I've seen more and more well respected publications expressing percentages using the abbreviation "pc". E.g. Telegraph:

How else to explain the decision to award a board seat to the boss of an outfit that is 60pc-owned by the UAE?


Every time I see this I find it jarring, but it seems to be becoming more common. Why would they do this when there's a perfectly appropriate symbol in "%"?

Two possible reasons I can think of, both of which sound odd to me:

  • Maybe many people don't understand "%", and so "pc" is considered more accessible. Can this really be true? I find "pc" even more opaque personally. "%" is surely one of the first non-alpanumeric characters that people learn in school isn't it?
  • Maybe there's a technological problem with printing % signs. I also find this unlikely. As Unicode support becomes effectively essential all across the web, it would be weird for an ago-old ASCII character to be problematic.

Anyone else know of a possible reason?

  • Just as an aside, I described the Telegraph as "well respected" because they're one of the traditional "broadsheet" newspapers here in the UK, so they demand more respect in establishment circles than a tabloid like the Mail or the Sun. This is not meant to imply that I personally think they necessarily deserve that respect. Commented May 14, 2023 at 8:48
  • 1
    Since the Guardian, for example, recommends % rather than pc etc, this must be a style choice, almost certainly subjective. Commented May 14, 2023 at 12:44
  • 1
    Normally we say that a choice between two options is merely a style choice when there are some weak reasons for both, and no strong, decisive reason for one rather than the other. Here, however, it is not obvious that any reason whatsoever can be given in favour of pc, when % is so readily available. It is thus reasonable for the OP to ask whether anybody knows of any unobvious reason for that practice.
    – jsw29
    Commented May 14, 2023 at 15:32
  • 2
    Perhaps you could find an example that's not inside a hyphenated compound? (Someone might claim that the Telegraph wanted to avoid having the "%" symbol next to a hyphen. Its style guide says "in City page copy pc is acceptable", though, so it obviously allows that abbreviation outside compounds.) Commented May 15, 2023 at 1:24
  • 1
    It's certainly odd to write "60%-owned" but "60% owned" is fine. But maybe style guide bans that. Some people also oppose excessive use of punctuation over letters or spaces, eg for neatness. Also worth noting that parts of Europe prefer per mille, so it's not as universal as OP believes.
    – Stuart F
    Commented May 15, 2023 at 6:18

1 Answer 1


Someone wrote an answer here that was interesting, and then deleted it quite quickly after a skeptical comment was added. But I think it forms the basis of a good answer to this question:

The Cambridge dictionary defines "pc":

UK written abbreviation for percent

And there are some other references to "pc" being British. However, I'm British (nationally and culturally) and I found it pretty odd, so it's clearly not that British. And, as noted by Edwin Ashworth, the Guardian style guide recommends "%":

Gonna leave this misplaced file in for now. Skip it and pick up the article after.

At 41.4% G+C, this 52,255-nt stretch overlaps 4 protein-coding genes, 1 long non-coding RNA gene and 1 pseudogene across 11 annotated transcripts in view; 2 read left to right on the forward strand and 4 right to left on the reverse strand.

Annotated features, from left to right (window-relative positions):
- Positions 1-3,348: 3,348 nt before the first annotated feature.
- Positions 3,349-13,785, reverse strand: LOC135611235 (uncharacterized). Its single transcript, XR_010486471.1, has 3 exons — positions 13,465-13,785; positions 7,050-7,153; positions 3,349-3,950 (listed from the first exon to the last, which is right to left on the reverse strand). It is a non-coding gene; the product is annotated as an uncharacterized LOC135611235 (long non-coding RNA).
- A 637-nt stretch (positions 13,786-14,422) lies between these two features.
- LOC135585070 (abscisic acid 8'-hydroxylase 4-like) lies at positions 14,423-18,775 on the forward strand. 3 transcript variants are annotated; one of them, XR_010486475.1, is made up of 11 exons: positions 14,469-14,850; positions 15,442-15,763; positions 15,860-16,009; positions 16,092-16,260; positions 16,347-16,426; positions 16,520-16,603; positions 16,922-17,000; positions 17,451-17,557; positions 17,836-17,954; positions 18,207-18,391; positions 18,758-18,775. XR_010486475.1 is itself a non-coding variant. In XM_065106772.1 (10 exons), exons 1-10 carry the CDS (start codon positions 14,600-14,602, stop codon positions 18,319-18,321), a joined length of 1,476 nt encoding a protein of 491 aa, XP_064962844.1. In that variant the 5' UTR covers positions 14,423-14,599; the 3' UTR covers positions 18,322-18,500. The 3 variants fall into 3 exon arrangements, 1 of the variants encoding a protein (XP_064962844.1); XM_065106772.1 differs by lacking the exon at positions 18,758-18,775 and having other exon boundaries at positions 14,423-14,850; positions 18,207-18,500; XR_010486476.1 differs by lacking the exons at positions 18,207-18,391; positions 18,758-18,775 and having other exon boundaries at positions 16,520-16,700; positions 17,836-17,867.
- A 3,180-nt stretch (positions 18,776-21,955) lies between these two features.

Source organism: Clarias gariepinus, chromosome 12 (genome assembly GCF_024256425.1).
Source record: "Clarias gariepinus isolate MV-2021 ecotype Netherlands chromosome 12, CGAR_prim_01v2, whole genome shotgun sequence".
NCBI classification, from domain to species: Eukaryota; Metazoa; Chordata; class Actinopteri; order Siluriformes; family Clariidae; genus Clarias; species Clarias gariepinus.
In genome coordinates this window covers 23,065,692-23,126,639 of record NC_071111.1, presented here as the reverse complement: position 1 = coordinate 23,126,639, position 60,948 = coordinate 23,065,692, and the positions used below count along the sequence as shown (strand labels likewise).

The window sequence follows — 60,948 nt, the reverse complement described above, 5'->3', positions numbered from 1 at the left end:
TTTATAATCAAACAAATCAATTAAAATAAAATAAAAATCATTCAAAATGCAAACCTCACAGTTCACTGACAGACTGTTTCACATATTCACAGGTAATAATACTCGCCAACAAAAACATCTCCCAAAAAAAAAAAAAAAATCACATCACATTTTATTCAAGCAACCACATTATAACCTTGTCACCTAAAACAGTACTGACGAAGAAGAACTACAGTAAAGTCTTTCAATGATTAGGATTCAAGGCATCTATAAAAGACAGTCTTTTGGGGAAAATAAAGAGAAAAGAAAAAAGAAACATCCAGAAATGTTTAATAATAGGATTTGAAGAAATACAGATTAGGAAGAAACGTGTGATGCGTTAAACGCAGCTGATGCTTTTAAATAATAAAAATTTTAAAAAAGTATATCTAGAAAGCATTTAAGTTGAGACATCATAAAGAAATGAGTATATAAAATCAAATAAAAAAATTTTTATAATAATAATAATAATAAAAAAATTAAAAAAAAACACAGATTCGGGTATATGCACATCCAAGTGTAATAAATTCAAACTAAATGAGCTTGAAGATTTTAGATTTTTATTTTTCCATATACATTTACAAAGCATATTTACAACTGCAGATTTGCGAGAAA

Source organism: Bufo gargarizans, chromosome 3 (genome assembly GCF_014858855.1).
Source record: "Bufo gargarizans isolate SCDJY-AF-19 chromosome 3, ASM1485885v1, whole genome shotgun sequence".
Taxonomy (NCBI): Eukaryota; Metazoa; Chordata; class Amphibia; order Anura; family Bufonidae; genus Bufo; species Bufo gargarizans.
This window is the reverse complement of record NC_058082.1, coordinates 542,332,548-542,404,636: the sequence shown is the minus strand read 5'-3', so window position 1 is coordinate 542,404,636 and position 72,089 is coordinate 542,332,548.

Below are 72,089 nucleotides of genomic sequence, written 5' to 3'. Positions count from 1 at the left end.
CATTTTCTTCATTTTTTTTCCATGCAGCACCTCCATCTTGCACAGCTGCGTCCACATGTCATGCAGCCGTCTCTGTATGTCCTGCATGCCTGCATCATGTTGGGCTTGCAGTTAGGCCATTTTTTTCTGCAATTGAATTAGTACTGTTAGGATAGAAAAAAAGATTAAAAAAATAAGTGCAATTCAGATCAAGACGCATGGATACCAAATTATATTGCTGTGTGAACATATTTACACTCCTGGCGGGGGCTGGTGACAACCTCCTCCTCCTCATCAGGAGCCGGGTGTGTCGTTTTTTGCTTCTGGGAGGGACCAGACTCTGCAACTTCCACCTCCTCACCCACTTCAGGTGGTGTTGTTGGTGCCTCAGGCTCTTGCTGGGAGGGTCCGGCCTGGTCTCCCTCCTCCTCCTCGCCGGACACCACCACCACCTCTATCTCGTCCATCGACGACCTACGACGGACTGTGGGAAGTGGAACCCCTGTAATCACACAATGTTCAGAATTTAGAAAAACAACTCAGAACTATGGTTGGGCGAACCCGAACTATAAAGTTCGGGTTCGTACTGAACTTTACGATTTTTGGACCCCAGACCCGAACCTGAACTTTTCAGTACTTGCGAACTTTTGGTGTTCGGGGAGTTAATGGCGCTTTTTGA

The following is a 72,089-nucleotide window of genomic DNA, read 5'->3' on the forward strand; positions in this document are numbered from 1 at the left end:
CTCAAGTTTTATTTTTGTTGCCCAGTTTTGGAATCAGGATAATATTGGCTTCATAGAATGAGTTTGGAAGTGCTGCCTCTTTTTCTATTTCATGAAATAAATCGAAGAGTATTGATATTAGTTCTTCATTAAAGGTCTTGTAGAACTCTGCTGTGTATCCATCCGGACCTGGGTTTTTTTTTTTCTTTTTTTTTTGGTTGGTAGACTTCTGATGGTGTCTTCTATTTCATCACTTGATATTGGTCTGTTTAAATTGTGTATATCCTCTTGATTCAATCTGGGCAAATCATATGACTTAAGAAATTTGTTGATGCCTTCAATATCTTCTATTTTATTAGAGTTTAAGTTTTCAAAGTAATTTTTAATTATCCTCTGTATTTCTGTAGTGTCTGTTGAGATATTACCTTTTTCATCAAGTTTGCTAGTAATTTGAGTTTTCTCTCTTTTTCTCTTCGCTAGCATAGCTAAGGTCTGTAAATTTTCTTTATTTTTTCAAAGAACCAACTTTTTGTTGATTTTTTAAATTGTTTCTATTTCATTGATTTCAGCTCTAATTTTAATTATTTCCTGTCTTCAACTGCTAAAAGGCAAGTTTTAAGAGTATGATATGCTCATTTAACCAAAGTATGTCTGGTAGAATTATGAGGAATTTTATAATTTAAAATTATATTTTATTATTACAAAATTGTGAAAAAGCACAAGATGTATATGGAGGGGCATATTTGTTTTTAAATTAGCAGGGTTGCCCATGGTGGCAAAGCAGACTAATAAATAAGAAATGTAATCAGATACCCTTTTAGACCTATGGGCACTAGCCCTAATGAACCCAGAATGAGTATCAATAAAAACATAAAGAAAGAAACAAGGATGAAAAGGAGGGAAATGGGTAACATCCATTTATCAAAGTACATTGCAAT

per cent

% in headlines and copy

The Wikipedia article on "percentage" mentions:

although the abbreviations pct., pct, and sometimes pc are also used.

And points to a Telegraph article as evidence. So it's clear the Telegraph is one of the main places doing this.

The Telegraph style guide says:

Percentages: per cent does not take a full point. Use pc only in headlines and % only in tables. In City page copy pc is acceptable. All percentages written in numbers, not in words: 5 per cent, never five per cent.

It doesn't explain what "City page copy" means, but I suspect it means coverage of the London-based financial sector, so maybe it's a tradition there.

The Wikipedia article on "Percent sign" has a section on "evolution", which mentions:

At some point, a scribe used the abbreviation "pc" with a tiny loop or circle (depicting the ending -o used in Italian ordinals, as in primo, secondo, etc.; it is analogous to the English "-th" as in "25th"). ... The "pc" with a loop eventually evolved into a horizontal fraction sign by 1650 (see below for an example in a 1684 text[27]) and thereafter lost the "per".


Overall, it seems like "pc" might well simply be a particularly archaic and British formulation, used in some circles with strong traditionalist attitudes (although not all that much in British society at large).

What I thought was an increase in general usage might have just been that the algorithms that serve me news articles have been showing me more from the Telegraph or similar outlets than they used to.

  • 1
    I think "archaic" is right. Before 1900. Ngram finds examples from that time period. (For example: tariff documents from England, Canada, Malta, etc.) But after 1960, those (if any) are swamped by pc=personal computer.
    – GEdgar
    Commented May 24, 2023 at 15:02
  • 1
    The "skeptical comment" which caused the other answer to be deleted was "it's a deliberate decision to use pc instead of %, and the reason for that should be answerable. The Guardian, for example, deliberately eschews it." I'm not sure that's all that skeptical; and your answer does go some way to address it.
    – Andrew Leach
    Commented May 24, 2023 at 15:15

Your Answer

By clicking “Post Your Answer”, you agree to our terms of service and acknowledge you have read our privacy policy.

Not the answer you're looking for? Browse other questions tagged or ask your own question.